Chapter 32 US

Chapter 32 US - Chapter 32: An Age of Limits Section 1: The...

Info iconThis preview shows pages 1–2. Sign up to view the full content.

View Full Document Right Arrow Icon
Chapter 32: An Age of Limits Section 1: The Nixon Administration -November 1968 - Nixon was elected president. He tried to steer the country in a conservation direction and wanted to stay away from federal control. -During his 2 nd term, Nixon and Kissinger were able to end Americans involvement in Vietnam. Nixon’s New Conservatism *New Federalism - Nixon’s program to turnover part of the federal governments power to state and local governments. -Normally, the federal governments told state and local governments how to spend their federal money. -Under *revenue sharing - state and local governments could spend their federal dollars however they saw fit within certain limitations. Welfare Reform -In 1969, Nixon advocated the so-called *Family Assistance Plan (FAP) - where every family of seven with no outside income would receive a basic federal payment of $1,600 a year and without a provision to earn up to $4,000 a year in supplemental income. -He presented the plan in conservative terms- as a program that would reduce this supervisory role of the federal government and make welfare recipients responsible for their own lives. The Bill never passed the Senate. -Increased Social Security, Medicare, and Medicaid payments and made food stamps more accessible. -Nixon worked to dismantle some of the nation’s social programs. -Nixon had been elected in 1968 on a dual promise to end the war in Vietnam and to mend the divisiveness within America that the war had created. -To accomplish this, Nixon used the full resources of his office –sometimes illegally . * Southern Strategy - Nixon’s attempt to attract the support of southern conservative Democrats who were unhappy with federal desegregation policies and the Liberal Supreme Court. He also promised to name a southerner to the Supreme Court. -In 1968, many Southern Democrats had grown disillusioned with their party. In their eyes, the party- campaign of the Great Society and civil rights had grown too liberal. -Nixon slows integration to attract white voters in the South. -He took the middle road on integration and even violated the Supreme Court second Brown v. Board ruling – which called for desegregation of schools “with all deliberate speed .” -NAACP sued and Nixon was forced to abide by the Brown ruling. -He did so reluctantly. -Nixon also opposed the extension of the Voting Rights Act of 1965 . But despite his opposition, Congress voted to extend the Act. -Nixon then attempted to stop yet another civil rights initiative, the integration of school through busing. -In 1971, the Supreme Court ruled in *Swann v. Charlotte-Meck. Board of Education - that school districts may bus students to other schools to end the pattern of all-black or all-white educational institutions. -Nixon went on national television to urge Congress to halt the practice of integration through busing.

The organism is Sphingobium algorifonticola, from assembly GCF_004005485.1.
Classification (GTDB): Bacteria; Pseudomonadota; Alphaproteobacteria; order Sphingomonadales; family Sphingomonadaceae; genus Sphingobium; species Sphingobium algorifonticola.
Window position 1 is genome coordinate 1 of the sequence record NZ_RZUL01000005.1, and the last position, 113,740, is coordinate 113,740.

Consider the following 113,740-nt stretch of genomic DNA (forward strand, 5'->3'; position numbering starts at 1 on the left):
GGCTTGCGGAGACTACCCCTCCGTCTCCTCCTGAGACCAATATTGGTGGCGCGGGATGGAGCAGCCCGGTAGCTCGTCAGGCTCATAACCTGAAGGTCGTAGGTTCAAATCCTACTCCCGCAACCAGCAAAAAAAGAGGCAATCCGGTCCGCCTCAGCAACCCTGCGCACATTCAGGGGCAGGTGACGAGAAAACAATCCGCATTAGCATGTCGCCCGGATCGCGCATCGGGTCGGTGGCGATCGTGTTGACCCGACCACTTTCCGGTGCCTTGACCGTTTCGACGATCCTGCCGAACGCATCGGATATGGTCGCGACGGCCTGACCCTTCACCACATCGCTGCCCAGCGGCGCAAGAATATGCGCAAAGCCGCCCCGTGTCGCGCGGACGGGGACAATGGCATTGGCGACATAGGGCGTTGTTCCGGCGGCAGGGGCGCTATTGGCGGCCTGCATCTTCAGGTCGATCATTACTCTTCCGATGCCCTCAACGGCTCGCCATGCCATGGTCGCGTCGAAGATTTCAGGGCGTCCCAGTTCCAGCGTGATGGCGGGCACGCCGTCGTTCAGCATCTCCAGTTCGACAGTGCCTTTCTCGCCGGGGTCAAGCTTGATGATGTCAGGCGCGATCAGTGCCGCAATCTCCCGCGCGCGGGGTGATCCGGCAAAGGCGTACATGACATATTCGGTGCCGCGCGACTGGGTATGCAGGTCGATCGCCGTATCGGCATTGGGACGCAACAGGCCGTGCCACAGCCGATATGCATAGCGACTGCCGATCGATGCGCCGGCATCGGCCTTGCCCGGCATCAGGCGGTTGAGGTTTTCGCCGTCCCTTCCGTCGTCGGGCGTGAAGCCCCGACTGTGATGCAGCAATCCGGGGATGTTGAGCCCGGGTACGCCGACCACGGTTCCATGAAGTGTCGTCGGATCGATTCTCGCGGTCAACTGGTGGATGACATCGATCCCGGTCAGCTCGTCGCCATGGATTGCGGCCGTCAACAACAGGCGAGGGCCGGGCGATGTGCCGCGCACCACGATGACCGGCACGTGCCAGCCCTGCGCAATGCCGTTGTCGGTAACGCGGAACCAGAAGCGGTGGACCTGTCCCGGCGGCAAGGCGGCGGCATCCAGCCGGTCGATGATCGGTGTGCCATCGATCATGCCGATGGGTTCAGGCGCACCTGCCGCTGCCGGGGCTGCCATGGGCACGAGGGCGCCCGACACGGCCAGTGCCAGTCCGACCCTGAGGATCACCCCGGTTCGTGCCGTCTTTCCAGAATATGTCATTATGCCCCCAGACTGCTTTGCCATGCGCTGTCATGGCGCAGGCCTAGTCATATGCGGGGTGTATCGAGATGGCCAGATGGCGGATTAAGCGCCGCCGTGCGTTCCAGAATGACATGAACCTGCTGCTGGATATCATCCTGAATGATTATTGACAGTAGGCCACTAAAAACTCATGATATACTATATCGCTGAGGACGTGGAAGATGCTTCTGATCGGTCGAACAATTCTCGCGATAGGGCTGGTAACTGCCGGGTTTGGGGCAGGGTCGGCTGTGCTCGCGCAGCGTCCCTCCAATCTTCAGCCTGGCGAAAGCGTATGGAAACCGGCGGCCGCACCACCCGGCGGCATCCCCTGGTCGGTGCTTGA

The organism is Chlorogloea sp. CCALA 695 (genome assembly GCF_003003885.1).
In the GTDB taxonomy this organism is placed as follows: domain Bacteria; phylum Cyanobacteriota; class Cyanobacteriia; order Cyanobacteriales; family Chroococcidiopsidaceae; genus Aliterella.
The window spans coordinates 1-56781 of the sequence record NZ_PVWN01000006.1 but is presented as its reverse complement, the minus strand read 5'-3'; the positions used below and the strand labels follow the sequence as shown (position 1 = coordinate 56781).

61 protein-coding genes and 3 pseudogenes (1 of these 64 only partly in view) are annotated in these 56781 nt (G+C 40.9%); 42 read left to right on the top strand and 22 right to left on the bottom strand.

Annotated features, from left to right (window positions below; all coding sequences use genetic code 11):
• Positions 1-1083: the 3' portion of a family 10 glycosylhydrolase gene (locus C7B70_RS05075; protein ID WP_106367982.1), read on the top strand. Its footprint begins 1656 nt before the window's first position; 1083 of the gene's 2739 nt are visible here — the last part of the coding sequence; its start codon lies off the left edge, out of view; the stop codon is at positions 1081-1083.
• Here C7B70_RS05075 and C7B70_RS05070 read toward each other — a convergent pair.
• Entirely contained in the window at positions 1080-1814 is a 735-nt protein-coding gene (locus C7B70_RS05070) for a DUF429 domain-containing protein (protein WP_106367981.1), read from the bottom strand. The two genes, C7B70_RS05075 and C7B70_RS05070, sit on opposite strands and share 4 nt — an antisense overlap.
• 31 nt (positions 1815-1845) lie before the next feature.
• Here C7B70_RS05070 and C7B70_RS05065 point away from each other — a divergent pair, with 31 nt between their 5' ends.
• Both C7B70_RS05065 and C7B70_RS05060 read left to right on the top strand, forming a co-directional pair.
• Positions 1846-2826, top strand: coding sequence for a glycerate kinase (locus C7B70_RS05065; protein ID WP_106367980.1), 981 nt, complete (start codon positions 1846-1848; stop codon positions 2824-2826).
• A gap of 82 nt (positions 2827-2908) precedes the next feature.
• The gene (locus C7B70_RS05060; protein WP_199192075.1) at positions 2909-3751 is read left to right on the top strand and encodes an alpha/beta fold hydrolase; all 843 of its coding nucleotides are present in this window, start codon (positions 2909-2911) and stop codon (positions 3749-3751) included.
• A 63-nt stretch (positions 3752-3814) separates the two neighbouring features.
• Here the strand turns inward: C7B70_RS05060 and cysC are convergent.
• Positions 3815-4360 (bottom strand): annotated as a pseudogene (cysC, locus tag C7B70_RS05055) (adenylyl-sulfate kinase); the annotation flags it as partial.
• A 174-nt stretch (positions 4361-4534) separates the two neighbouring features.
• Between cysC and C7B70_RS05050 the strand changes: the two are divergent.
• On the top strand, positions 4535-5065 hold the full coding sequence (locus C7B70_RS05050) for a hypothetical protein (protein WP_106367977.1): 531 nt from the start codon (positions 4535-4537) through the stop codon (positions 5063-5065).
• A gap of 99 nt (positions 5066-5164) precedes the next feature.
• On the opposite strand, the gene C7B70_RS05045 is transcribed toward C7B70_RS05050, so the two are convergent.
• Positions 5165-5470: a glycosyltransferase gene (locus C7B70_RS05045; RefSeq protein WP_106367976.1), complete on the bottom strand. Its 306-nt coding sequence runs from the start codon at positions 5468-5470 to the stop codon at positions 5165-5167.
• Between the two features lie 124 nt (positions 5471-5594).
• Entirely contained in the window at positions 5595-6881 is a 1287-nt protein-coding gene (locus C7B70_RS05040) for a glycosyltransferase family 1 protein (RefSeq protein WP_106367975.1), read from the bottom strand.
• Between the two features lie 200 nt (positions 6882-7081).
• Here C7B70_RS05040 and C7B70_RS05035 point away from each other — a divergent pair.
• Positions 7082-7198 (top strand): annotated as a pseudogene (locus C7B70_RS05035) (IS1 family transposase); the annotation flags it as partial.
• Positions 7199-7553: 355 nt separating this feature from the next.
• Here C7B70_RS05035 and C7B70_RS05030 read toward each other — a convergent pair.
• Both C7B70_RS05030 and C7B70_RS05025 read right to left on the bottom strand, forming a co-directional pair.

Background image of page 1

Info iconThis preview has intentionally blurred sections. Sign up to view the full version.

View Full DocumentRight Arrow Icon
Image of page 2
This is the end of the preview. Sign up to access the rest of the document.

Page1 / 5

Chapter 32 US - Chapter 32: An Age of Limits Section 1: The...

This preview shows document pages 1 - 2. Sign up to view the full document.

View Full Document Right Arrow Icon
Ask a homework question - tutors are online